Kindly point out *exactly*, by quoting, where in the PM definition it is "required" (required for what?) for an interval (what interval?) to be "non-degenerate" (what does non-degenerate mean?).
Looking again, it probably doesn't require it. A degenerate interval is an interval [a,a]={a}. A non-degenerate interval is not a degenerate interval. But this is moot anyway.

The PM definition defines Riemann-integration on intervals. You said that your function f is not defined on an interval, so its nowhere Riemann integrable by the PM definition.

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The PM definition defines Riemann-integration on intervals. You said that your function f is not defined on an interval, so its nowhere Riemann integrable by the PM definition.


Apparently you're under the massive misconception that [a,b] is not an interval when a=b. Well, it is. It is a closed, bounded, compact, finite, perfect interval. I'm sure there are a number of other qualities such intervals have as well.

Moreover, it pretty much *has* to be this way - if [a,a] weren't an interval, then all sorts of topological and lattice-theoretic things would f^ck up (closure under arbitrary intersections being the most obvious).

There's absolutely nothing degenerate about my example, and my theorem was correct as I originally stated: f Riemann-integrable = f continuous but at a set of measure 0.

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ervals. You said that your function f is not defined on an interval, so its nowhere Riemann integrable by the PM definition.


rofl - and although it must be blasphemous to someone who thinks as you do, the empty set is also an interval.

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Original post by sherifffruitfly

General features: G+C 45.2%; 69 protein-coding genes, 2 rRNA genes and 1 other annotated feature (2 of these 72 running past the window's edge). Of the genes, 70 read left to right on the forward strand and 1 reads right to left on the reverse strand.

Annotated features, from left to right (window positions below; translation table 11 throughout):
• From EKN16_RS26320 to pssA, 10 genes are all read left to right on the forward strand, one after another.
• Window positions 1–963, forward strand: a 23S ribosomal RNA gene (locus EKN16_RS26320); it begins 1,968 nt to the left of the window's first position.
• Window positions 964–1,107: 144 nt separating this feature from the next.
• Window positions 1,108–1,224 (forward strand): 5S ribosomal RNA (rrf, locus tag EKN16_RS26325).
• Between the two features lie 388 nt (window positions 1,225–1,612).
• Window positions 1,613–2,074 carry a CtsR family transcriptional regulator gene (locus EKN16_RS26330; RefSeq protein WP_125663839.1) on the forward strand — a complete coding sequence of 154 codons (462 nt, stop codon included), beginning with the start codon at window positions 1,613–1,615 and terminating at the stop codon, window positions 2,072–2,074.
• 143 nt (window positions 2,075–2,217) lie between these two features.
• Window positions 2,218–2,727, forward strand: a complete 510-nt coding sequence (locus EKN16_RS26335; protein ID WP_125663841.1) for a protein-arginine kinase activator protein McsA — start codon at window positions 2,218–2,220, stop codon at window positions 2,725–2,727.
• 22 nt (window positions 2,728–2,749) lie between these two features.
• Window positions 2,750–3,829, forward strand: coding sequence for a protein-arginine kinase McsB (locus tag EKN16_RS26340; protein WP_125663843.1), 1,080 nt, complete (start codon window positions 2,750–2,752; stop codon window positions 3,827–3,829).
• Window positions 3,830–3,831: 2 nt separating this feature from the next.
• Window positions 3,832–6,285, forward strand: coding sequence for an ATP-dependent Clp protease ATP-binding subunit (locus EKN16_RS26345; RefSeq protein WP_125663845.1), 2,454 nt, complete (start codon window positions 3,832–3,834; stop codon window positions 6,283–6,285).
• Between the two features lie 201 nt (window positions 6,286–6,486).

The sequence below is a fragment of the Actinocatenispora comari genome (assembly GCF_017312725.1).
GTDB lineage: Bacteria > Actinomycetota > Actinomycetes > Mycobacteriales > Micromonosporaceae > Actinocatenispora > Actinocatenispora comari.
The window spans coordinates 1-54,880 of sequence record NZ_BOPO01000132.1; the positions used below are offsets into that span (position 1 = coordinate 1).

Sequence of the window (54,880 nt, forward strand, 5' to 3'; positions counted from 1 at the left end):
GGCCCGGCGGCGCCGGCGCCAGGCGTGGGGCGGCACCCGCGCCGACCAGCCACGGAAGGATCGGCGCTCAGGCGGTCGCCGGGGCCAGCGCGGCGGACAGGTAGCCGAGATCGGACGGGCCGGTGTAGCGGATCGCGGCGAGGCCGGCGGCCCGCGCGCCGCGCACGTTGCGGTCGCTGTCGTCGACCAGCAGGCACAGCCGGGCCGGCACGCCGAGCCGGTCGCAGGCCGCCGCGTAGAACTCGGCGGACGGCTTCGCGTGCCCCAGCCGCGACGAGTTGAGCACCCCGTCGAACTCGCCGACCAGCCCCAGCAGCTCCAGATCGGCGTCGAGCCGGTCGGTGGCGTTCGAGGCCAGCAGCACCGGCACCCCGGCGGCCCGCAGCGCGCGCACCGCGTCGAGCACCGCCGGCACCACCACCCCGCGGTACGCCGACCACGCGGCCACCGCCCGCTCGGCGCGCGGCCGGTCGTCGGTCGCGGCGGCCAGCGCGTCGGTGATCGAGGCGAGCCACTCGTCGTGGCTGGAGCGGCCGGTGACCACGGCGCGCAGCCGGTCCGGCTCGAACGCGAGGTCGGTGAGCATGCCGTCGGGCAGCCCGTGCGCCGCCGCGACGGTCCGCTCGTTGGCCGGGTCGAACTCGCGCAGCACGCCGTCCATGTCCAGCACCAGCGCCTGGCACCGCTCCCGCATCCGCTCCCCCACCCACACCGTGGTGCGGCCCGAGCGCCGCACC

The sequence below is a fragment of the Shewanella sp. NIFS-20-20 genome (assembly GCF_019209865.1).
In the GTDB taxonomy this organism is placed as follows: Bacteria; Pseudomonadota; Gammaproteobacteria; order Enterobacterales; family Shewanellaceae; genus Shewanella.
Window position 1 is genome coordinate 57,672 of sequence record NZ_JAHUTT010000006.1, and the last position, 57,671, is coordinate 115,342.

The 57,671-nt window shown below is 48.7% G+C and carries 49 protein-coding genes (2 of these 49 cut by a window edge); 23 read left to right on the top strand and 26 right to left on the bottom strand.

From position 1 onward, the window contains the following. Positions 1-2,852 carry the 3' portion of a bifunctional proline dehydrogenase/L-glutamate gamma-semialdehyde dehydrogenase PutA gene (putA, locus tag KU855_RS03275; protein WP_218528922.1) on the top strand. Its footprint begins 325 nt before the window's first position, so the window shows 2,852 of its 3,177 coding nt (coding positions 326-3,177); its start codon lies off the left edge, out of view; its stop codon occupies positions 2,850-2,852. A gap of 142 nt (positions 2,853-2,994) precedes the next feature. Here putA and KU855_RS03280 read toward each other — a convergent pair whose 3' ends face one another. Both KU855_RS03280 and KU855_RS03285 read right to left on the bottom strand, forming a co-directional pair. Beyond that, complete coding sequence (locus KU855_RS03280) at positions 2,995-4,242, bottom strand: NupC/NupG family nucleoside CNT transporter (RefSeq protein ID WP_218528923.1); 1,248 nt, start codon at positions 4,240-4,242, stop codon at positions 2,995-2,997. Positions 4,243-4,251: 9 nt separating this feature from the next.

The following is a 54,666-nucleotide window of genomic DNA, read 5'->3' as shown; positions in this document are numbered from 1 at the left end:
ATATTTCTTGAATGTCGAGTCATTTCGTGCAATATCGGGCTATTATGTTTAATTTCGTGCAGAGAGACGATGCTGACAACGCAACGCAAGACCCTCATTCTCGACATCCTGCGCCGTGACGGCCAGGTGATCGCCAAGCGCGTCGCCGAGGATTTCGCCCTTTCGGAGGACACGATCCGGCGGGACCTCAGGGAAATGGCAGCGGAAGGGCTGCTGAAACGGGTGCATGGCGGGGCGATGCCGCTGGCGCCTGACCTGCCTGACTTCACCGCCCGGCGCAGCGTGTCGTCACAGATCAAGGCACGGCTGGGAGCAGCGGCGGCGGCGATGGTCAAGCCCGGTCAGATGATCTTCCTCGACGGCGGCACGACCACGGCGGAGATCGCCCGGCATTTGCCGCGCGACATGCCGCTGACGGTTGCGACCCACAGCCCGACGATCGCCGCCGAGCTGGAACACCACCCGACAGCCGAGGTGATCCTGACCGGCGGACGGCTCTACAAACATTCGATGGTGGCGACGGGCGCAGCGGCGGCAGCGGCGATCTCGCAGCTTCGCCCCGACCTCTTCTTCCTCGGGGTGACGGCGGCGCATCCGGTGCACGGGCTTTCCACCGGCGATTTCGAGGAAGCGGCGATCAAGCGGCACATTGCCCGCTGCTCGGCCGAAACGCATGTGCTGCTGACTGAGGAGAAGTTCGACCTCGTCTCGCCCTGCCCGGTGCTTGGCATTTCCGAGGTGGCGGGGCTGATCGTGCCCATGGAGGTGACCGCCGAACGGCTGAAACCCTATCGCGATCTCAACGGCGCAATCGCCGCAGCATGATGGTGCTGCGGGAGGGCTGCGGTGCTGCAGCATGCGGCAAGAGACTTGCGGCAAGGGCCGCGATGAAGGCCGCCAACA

Apparently you're under the massive misconception that [a,b] is not an interval when a=b. Well, it is. It is a closed, bounded, compact, finite, perfect interval. I'm sure there are a number of other qualities such intervals have as well.

Moreover, it pretty much *has* to be this way - if [a,a] weren't an interval, then all sorts of topological and lattice-theoretic things would f^ck up (closure under arbitrary intersections being the most obvious).

There's absolutely nothing degenerate about my example, and my theorem was correct as I originally stated: f Riemann-integrable = f continuous but at a set of measure 0.
Great. Now can you retract your original objection, and accept that your new position is in contradiction with it:
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Original post by sherifffruitfly
A Riemann-integrable function's domain does not have to include an interval. Consider the function f, defined only at 0, such that f(0)=0. This is Riemann-integrable (everywhere continuous and differentiable even). But its domain does not include any interval.
Your function's domain is and includes the interval [0,0].